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Flashcards in Drugs Deck (82)
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Benserazide (Indication + Mechanism)

I: With L-Dopa in Parkinsons disease
M:Inhibits DDC (Dopamine decarboxylase) so stopping decarboxylation of Levodopa (L-Dopa) before it crosses the BBB


Name two MOA-B inhibitors and a common problem with prescribing them

Seregiline and Rasagiline. Can't be eaten with cheese/ wine etc as it prevents them being broken down so causes massive hypertensive crisis


Name two COMT inhibitors, what is their MOA?

Tolcapone and Entacapone. They inhibit catechol-O-methyltransferase which slows L-Dopa breakdown


Levodopa (I, M, S.E). What is the problem taking Levodopa long term?

I: For Parkinsons disease
M: Is L-Dopa (the amino acid precursor to dopamine which can cross BBB)
S.E: Dyskinesia, hypotension, nausea, extreme emotion
Caution: After prolonged use its effects are lowered and side effects increase


Name two dopamine agonists?

Pramipexole (oral) and ropinirole (patch)


What is Apomorphine, when would it be given and how?

Dopamine agonist which acts rapidly, given via subcutaneous injection. Often for 'rescue therapy' when SE's of Parkinsons have had an acute flare up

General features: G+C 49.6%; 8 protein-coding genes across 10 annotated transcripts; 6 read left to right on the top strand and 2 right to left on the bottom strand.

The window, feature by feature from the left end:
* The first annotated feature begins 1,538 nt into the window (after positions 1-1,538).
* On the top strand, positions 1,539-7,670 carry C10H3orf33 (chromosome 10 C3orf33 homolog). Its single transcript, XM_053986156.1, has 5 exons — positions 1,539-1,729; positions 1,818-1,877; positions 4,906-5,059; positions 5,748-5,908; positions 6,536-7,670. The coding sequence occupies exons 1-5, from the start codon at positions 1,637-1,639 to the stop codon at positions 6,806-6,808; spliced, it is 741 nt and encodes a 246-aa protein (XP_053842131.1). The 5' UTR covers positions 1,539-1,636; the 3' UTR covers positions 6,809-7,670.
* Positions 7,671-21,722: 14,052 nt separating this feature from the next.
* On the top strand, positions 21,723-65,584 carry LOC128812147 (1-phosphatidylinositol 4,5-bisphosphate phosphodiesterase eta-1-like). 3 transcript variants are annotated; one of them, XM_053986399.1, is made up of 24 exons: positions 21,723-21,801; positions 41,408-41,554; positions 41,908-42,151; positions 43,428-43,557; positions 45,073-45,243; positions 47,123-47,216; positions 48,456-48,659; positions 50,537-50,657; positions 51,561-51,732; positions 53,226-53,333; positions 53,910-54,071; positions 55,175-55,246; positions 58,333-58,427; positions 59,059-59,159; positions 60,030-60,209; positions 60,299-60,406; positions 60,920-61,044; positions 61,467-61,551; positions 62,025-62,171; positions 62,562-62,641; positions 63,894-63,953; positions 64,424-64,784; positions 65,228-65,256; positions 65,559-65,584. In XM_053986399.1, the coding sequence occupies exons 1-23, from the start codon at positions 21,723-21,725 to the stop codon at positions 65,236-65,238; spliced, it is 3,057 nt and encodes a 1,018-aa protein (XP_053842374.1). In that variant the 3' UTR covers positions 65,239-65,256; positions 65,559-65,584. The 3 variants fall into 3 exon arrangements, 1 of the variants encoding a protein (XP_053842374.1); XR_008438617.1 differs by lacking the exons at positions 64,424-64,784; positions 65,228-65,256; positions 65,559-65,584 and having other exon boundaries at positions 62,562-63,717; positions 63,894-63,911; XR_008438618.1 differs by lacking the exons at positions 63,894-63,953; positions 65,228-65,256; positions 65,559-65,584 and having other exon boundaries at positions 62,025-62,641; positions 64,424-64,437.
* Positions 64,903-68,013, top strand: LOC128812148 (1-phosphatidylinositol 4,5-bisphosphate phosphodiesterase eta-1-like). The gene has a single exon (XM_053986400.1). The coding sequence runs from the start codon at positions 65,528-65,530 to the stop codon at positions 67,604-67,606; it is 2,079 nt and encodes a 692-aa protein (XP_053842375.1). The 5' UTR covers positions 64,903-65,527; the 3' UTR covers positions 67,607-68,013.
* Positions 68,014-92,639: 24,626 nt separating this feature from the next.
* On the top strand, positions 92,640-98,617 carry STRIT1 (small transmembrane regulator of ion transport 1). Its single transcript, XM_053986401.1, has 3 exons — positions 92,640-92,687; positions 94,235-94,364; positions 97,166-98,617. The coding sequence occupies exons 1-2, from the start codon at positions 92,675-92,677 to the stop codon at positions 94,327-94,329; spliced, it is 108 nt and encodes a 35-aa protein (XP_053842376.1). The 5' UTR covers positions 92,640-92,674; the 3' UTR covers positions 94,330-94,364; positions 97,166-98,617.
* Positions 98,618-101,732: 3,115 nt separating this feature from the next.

Why must Levodopa be taken at least 40min before meals and why should protein rich meals be avoided?

L-Dopa competes with protein from the meals for transport across the BBB


What are the NICE guidelines for early Parkinsons treatment?

1st Line: Levodopa > dopamine agonist > MOABI
2nd Line: Anticholinergic/ B-Blocker/ Amantadine


Amantadine (I,M)

M: Levodopa induced dyskinesia
M: Blocks NMDA receptor so is glutamate antagonist (blocks striatum inhibition of GPi- therefore increased wanted movement, decreased unwanted)


Phenylephrine (I,M,CI, SE)

I: Dilates the pupil, also used as a decongestant (vasoconstrictor)
M: Alpha 1 adrenoceptor agonist
CI: Angle closure glaucoma
SE: Photophobia/ blurred vision


Tropicamide (I, M, CI)

I: Pupil dilation (mydrasis)
M: Anticholinergic (Blocks M4 receptor- so stops PNS constricting pupil)
CI: Angle closure glaucoma


Pilocarpine (I, M, CI)

I: Pupil constriction/ treat glaucoma/ increase saliva production (to treat dry mouth)
M: M3 receptor agonist (So boosts PNS constrictive action)
CI: Don't give systemically if have asthma/ COPD (due to bronchoconstriction)


Beta Interferons (I, M, SE's)
(Betaferon, avonex, rebif, extavia)

I: Treatment of RRMS
M: Bind to type 1 interferon receptors, changing expression of immunomodulatory proteins in the brain, lowering inflammation
SE's: Skin reaction at injection site, flu like symptoms for 24hrs


Fingolimod (I, M, SE's)

I: Treating RRMS
M: Binds to Sphingosine (S1) receptor, this blocks lymphocytes from leaving lymph nodes (so less in CNS and less inflammation)
SE: Headahce, fatigue, bradycardia, macular oedema


Amitryptiline (I, M, SE's)
(Also applies to Trimpramine and Amoxapine)

I: TCA Last choice treatment of MDD/ Anxiety
M: Blocks 5-HT and NA reuptake channels in pre-synaptic membrane